From above.

              Consider habitat needs for sensitive terrestrial species and meet habitat needs for Federally listed Threatened and Endangered terrestrial species:
              a. In all units retain:
              – All hardwood snags greater than or equal to 12 inches dbh.
              – A minimum of 4 snags (in the largest size class available) per acre averaged across ten acres in mixed conifer forest type.
              – A minimum of six snags per acre in red fir forest type.
              – The largest size classes of dead and downed logs greater than or equal to 12 inches in diameter at the midpoint at a rate of 10 to 20 tons/acre.

        • I got a very good PhD and I am hardly impressed by them, it is a rather poor indicator of knowledge for many people, after all, Matt and Larry don;t have one and they still know quite a lot. And you do not even need a MS in my opinion.

          I did not get mine until age 42, it was just icing on the cake.

          heads up to both of you.

    • thanks for that Matt, this looks like much heavier salvage than what I am familiar with on NWFP lands. How about riparian buffers and other leave areas inside the cutting units? I guess they do not have those.

      And out of that 30,000 acres potential salvage , can I assume that some large (?) portion will not be cut due to bad access etc. ??

      So how many acres are we really talking about?

      If it calls for copter logging, the returns to the FS drop considerably.

      • Remember, most of the Rim Fire that burned on Forest Service lands has been burned in the last 50 years. Most of those 30,000 acres are plantations less than 50 years old. The areas with the highest burn intensity were “protected” old growth wildlife habitats. There is one very large burned parcel of perfect, protected habitat, inside Yosemite National Park. Some people, like Hanson, might say that the Yosemite portion of the Rim Fire didn’t burn hot enough to fully benefit the woodpeckers. If the heavy-handed salvage policies of 30 years ago didn’t kill off the birds, I doubt that today’s progressive salvage projects designs would have little negative impacts on them, today. Due to the many roads, there are no Roadless Area issues, and there are some helicopter and cable units. However, most of those 30,000 acres are easy tractor units, in burned plantations.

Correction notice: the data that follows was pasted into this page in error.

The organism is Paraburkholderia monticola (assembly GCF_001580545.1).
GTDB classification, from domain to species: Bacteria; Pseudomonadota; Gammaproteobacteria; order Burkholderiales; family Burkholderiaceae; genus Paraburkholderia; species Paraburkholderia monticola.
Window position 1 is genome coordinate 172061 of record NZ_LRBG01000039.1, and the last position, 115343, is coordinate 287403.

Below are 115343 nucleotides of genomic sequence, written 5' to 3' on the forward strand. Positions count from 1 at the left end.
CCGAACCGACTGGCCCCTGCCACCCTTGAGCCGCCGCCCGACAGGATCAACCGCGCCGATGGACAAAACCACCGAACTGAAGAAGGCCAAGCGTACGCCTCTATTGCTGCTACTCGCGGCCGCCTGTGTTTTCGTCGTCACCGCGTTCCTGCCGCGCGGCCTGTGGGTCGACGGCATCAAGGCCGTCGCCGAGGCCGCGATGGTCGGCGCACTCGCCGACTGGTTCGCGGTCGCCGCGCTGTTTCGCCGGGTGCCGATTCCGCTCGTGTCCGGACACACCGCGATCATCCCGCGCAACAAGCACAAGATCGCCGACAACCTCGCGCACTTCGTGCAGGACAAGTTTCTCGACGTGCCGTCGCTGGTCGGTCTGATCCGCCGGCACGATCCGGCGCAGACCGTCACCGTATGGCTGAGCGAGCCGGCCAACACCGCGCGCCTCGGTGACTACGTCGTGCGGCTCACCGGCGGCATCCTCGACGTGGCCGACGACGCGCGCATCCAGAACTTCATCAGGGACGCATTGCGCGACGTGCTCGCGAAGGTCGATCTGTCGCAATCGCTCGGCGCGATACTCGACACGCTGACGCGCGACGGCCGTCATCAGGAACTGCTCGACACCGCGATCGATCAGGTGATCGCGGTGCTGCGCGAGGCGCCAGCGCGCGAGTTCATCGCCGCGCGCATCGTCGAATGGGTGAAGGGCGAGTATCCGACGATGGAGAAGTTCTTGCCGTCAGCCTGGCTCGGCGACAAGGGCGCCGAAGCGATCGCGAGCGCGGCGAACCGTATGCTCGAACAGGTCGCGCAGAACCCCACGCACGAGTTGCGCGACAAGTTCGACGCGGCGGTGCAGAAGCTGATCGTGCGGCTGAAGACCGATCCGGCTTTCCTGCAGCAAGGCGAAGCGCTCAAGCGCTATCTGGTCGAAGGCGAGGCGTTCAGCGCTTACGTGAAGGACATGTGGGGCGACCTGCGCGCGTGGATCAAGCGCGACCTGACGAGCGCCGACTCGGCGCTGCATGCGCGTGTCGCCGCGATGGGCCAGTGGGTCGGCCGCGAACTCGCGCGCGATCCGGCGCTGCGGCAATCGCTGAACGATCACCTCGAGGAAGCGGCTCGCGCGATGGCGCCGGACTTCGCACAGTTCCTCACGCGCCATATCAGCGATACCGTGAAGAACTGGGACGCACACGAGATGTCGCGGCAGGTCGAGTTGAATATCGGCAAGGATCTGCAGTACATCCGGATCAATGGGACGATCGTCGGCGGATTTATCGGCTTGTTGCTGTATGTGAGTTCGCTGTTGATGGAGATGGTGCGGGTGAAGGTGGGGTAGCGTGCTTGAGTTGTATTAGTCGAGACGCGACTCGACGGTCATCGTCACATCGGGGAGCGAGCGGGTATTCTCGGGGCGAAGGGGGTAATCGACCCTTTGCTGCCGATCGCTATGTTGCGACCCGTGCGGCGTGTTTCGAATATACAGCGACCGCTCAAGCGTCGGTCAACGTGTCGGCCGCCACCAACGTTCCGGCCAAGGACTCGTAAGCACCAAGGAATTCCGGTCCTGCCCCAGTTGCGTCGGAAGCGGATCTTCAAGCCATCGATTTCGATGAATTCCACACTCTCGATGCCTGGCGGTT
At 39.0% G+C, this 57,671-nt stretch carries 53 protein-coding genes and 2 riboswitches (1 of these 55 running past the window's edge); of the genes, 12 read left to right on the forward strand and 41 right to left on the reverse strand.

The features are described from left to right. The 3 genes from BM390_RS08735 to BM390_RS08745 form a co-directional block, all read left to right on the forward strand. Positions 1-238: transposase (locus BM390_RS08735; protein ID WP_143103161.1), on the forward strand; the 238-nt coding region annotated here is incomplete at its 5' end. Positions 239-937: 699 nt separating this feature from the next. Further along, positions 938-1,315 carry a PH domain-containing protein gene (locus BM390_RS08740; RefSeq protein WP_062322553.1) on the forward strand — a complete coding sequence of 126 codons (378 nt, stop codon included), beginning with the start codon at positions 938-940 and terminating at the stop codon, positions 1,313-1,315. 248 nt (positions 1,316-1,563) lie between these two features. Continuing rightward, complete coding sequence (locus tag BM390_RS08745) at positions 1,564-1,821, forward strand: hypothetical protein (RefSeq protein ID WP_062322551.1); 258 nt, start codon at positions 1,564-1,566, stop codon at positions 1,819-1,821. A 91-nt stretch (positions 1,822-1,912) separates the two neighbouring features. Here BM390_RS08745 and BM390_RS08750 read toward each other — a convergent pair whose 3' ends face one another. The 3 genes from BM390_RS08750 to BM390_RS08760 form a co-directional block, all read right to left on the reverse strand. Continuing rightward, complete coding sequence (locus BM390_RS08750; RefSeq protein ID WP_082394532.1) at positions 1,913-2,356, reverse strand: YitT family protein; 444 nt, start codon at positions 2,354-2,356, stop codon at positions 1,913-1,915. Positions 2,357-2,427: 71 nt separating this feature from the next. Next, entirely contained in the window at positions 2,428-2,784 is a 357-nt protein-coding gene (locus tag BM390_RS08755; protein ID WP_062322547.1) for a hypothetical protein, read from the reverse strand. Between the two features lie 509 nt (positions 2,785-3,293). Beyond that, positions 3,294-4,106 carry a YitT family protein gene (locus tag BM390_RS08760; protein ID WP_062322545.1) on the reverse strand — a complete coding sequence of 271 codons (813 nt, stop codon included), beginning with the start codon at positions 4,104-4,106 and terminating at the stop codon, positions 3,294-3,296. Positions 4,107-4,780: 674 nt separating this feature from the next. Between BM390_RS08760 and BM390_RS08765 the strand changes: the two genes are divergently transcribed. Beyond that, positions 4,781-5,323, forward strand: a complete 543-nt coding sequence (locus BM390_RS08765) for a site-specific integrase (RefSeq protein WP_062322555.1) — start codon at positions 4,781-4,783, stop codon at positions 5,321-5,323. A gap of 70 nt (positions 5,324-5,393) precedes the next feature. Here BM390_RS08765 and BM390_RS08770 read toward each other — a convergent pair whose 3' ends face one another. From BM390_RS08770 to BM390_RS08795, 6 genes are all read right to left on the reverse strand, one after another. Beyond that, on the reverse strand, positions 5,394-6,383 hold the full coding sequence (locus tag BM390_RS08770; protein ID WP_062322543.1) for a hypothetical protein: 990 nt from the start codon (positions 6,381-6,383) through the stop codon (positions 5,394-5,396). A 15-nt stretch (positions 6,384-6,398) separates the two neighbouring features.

Again, the Forest Service shouldn’t have tried to design a project to get passed the Ninth Circuit Court. I doubt there is any salvage plan that could survive an appeal to the Ninth Circuit Court so, just concentrate on felling all the trees possible, after a favorable District Court decision. You KNOW Hanson will sue, knowing his history of litigating salvage projects.

          • The analysis area should actually be the whole of the Rim Fire, to make sure that trees killed in the Park are fully accepted as a sort of mitigation for snag-loving species. The effort needed for the extra analysis would definitely help us in court. Let’s be serious about the fact that this small project WILL end up before the Ninth Circuit Court. That 30,000 acres are all cutting units, and marginal areas (outside of project areas) do hold a lot of timber volume but, those areas should also “count” towards acres devoted to BBW’s.

            • yep, agree on that, if BBWP is the species in contention, as a biologist I have to say they need to take the park and leave areas into consideration, not just cutting units.

              I wonder whether such a larger analysis area would be allowed as an argument in court?

              • Cumulative impacts rarely stay within a small analysis area. I wouldn’t be one to say that the snag acreage in Yosemite is 100% mitigation for the Forest Service projects, though. I just feel that there must also be acres closer to the project areas where pairs can live and reproduce. The combination of all the acres set aside for the birds should adequately address all of the issues, IMHO. Oh, and one more thing. Roadside Hazard tree areas can never be snag forest habitat. Such projects have no place in this discussion. It is “road habitat”.